Today is #WorldBipolarDay. In honor of this day, here’s a short stream of consciousness I wrote last month in the notes app on my phone. Enjoy this slice of my mental struggle pie:
I have bipolar. Am I bipolar? The wordage and phrasing I hate? It feels that way sometimes. But not the way the mainstream opinion describes bipolar. It’s not a mood change on a whim or at the drop of a hat and then back again.
It’s not a choice to change how you’re feeling whenever and wherever. It’s not a descriptive word for a toddler, the weather or a person.
It’s a pervasive, unpredictable grip on my mind. It’s not meeting my expectations and not knowing why. It’s sadness and it’s disappointment and it’s misery when who I think I am is not reflected back to me. It’s not realizing what’s missing or what’s changed.
It’s living in a sporadic dark cloud you never think you’ll make it out of, until you wake up the next morning fresh as a daisy. It’s being in control until you realize you’re never fully in control. It’s letting go of perfection and then racing after it once again.
So yes, bipolar is like a freak storm that pops out of the blue. The bipolar Utah weather. My mind. But the difference between my brain and a storm is what’s left when the winds die down.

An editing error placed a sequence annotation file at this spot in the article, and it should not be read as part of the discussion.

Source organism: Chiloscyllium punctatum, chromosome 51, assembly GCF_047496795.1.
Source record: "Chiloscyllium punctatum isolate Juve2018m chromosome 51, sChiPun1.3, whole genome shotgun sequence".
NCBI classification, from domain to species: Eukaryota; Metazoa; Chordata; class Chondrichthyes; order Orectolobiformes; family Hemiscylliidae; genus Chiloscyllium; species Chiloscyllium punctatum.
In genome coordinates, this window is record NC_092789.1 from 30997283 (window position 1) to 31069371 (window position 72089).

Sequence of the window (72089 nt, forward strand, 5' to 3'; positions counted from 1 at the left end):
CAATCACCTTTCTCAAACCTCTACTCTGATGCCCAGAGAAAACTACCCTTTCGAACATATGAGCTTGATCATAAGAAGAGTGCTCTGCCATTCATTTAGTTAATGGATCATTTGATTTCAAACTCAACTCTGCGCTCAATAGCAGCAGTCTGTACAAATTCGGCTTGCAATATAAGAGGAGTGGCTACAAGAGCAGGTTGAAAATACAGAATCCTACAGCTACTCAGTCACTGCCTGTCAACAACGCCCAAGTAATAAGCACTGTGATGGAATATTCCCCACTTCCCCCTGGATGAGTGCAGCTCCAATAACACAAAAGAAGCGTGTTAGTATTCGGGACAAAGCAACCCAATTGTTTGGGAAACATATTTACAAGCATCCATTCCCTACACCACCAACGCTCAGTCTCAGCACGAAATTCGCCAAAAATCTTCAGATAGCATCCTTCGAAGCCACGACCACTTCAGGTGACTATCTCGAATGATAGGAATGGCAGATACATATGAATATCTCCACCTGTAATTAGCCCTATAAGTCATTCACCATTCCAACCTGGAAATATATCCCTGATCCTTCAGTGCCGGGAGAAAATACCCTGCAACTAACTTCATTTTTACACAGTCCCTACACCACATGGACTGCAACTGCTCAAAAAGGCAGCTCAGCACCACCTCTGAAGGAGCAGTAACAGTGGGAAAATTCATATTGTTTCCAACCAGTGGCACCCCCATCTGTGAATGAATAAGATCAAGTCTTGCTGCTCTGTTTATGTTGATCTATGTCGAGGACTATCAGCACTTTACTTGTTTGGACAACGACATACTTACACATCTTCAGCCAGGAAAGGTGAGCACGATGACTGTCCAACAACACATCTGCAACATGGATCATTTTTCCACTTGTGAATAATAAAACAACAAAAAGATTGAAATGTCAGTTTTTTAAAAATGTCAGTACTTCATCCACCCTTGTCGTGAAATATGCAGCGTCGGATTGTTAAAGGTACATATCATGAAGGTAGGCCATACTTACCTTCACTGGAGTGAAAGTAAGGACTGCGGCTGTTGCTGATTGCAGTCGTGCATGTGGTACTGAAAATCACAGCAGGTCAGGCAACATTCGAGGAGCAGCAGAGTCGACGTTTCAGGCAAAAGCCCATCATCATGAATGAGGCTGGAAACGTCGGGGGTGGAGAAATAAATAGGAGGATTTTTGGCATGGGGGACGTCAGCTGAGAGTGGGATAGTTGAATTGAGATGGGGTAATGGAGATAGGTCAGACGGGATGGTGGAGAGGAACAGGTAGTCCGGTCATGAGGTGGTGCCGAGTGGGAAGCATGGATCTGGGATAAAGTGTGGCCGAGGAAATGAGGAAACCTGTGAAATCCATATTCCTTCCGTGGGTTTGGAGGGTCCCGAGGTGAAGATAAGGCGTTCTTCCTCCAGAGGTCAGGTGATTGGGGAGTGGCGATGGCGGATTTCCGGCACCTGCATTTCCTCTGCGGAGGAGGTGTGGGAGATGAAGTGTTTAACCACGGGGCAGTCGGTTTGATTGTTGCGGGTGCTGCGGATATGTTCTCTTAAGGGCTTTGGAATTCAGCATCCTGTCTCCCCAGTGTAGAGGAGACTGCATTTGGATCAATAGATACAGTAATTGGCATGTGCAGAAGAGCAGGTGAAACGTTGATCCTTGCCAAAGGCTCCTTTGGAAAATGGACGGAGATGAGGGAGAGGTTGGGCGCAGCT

My normal life is working as my anchor and my crutch. School, work, church, friends; professional dreams: they lie in the wake. They become the stumbling block. Until they are the only thing that makes me feel normal. What helps me feel like I belong, like the pieces I can control. Control. Losing it is my greatest fear and my saving grace.
My mind is accepted by me if its orderly. But when stuff piles up and things get shuffled around, I panic. I race after every unraveling thread and try to rebuild. I’m not fully trusting of myself because I’ve betrayed myself before. It’s feeling like the complete me is unacceptable, because the casing is flawed. My brain chemistry has been tampered with.
Sometimes, my bipolar diagnosis is a envelope of sadness I tuck my myself into. On a few poignant occasions, it’s been a mental wrecking ball in hyperdrive. Most of the time, it’s a dull reminder in the back of my mind that my moods are not always my own.
Oftentimes it’s just a reminder every night when I take my meds (that has to be taken with food and lots of water.) I have bipolar, bipolar has me, I guess we’ll have to be a happy family.